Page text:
When, one year later, in 1983, the first Duferco Holding entity was created in Luxembourg, the modus operandi used was the same: control was entrusted to Laconfida de Vaduz, a company in the Borradori firm from which many financial secrets passed, which will remain more or less hidden, linked to the fiduciary structure in Lugano. And where is Laconfida based nowadays? At 19 Via Cantonale, of course.
Methodology: Three methods for dealing with a sensitive subject in Switzerland
One thing must be said straight away: our data remains a screenshot of the corporate structure at a given time T. It reflects the economic structure of a given canton at the time we extracted the data from Zefix.ch. This delve into the central index of all the company names in Switzerland enabled us to perform a first mapping of the addresses featuring the most companies and those containing the most company names with c/o in them.
So we have identified tens of thousands of companies, from which the companies in liquidation must be removed. The large commercial centres are logically home to more than a hundred companies. Not to mention hospitals and clinics where practitioners register their centre of activity. The development of co-working spaces is also encouraging certain companies to group together at a single, identical address. We have therefore discounted these from the analysis.
The various commercial registers have also enabled us, through a technique of extracting digital data known as “scraping”, to establish a ranking in terms of the individuals and firms administering the most companies by canton.
We then had to look at the substance of these companies: their number of employees in full-time equivalent (FTE) posts. Anonymised data (without company names) is publicly available on the website of the Federal Statistical Office (FSO). It provides a reference for the companies – and the number of employees – based on their geographical coordinates. However, results for companies with less than four employees are not detailed, and the administration has again taken care to systematically replace the last two digits of the geolocation data to complicate the matter of identifying the companies. “Number of employees” seems to be regarded as highly sensitive data in Switzerland.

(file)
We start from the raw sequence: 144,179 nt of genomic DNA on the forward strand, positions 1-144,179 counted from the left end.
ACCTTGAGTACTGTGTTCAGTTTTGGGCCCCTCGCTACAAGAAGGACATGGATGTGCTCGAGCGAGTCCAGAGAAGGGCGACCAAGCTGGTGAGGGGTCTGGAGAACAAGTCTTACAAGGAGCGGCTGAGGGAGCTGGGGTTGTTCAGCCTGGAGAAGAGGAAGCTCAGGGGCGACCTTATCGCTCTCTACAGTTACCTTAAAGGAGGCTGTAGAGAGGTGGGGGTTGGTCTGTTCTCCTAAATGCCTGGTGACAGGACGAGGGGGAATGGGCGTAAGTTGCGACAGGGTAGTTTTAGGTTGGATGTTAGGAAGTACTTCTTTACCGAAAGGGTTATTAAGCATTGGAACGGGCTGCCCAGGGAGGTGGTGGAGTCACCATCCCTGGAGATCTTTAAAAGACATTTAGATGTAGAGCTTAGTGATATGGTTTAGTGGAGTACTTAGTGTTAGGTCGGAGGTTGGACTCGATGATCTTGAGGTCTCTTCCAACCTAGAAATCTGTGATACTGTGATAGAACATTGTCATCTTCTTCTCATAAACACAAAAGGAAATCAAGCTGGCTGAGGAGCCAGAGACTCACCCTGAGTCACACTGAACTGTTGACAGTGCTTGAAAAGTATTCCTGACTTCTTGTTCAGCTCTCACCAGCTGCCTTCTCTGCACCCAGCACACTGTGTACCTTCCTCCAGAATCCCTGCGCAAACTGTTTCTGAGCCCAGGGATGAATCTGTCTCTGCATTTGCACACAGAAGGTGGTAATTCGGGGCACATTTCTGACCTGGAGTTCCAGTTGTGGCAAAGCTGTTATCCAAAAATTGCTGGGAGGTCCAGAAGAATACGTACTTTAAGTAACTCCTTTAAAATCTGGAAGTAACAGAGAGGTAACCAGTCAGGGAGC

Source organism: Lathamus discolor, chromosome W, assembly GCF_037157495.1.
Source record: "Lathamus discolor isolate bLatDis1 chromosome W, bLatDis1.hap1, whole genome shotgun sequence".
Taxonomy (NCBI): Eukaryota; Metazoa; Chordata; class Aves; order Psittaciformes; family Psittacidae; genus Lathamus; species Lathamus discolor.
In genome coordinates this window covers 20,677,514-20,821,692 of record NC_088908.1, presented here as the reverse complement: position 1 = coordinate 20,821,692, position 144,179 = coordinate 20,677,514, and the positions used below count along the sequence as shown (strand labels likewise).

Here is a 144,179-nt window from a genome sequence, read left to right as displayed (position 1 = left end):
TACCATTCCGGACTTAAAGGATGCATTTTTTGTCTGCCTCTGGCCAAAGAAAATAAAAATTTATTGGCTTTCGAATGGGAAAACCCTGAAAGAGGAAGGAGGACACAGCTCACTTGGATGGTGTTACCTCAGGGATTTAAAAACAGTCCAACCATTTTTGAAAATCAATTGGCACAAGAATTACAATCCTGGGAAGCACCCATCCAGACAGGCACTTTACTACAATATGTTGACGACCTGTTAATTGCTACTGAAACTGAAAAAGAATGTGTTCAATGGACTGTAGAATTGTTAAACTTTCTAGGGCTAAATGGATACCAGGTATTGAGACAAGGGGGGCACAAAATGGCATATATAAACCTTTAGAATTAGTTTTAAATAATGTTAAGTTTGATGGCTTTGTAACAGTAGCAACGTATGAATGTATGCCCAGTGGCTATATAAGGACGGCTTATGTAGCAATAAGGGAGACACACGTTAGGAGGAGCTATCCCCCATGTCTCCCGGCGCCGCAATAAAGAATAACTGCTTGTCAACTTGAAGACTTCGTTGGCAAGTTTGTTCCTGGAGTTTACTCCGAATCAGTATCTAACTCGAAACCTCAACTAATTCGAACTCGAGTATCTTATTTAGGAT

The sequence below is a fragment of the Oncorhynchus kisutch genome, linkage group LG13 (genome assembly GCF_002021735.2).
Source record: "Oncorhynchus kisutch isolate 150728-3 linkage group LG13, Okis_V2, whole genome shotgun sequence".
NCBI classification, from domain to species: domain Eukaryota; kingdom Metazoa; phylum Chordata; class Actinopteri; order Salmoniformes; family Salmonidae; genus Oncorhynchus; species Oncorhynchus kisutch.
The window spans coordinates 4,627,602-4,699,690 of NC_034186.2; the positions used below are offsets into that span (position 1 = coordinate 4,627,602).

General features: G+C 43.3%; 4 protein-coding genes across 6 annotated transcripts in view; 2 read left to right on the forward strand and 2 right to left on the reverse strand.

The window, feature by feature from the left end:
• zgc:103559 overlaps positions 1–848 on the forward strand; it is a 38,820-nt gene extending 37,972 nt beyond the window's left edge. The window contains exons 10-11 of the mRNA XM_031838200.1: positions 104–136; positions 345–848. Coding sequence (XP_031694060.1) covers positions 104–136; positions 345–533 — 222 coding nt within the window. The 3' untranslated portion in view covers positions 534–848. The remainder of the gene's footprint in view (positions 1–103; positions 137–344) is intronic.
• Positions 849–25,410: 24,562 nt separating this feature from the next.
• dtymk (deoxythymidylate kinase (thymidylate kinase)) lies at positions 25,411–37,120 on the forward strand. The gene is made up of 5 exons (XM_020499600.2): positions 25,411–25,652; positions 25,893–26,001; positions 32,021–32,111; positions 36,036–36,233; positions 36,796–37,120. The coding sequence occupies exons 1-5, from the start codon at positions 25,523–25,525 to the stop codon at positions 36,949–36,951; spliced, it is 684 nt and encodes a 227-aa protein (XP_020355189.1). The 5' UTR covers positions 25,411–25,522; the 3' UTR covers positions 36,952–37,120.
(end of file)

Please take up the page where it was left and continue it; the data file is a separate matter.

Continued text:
In order to obtain the unabridged data for 2018 (the latest statistics available at the time of the research), we had to sign a data protection agreement designed to limit our ability to disseminate too accurate results or for each individual company, or to reveal the identity of companies with fewer than four employees. It was therefore this third database which enabled us to calculate an average ratio of full-time equivalents per address. We used it to geolocate addresses via the Google Geocoding geolocation API. The address file has been supplemented by searches on Google Maps, visits to the different avenues and floors in the buildings themselves, along with searches through the directory search.ch. Having no phone number may be a tell-tale sign that the company doesn’t have a substantial presence.
When asked about the reasons for the confidentiality surrounding these statistics, the FSO merely reminds us that it “applies the legislation in force relating to data protection”, and refers us to a relevant web page.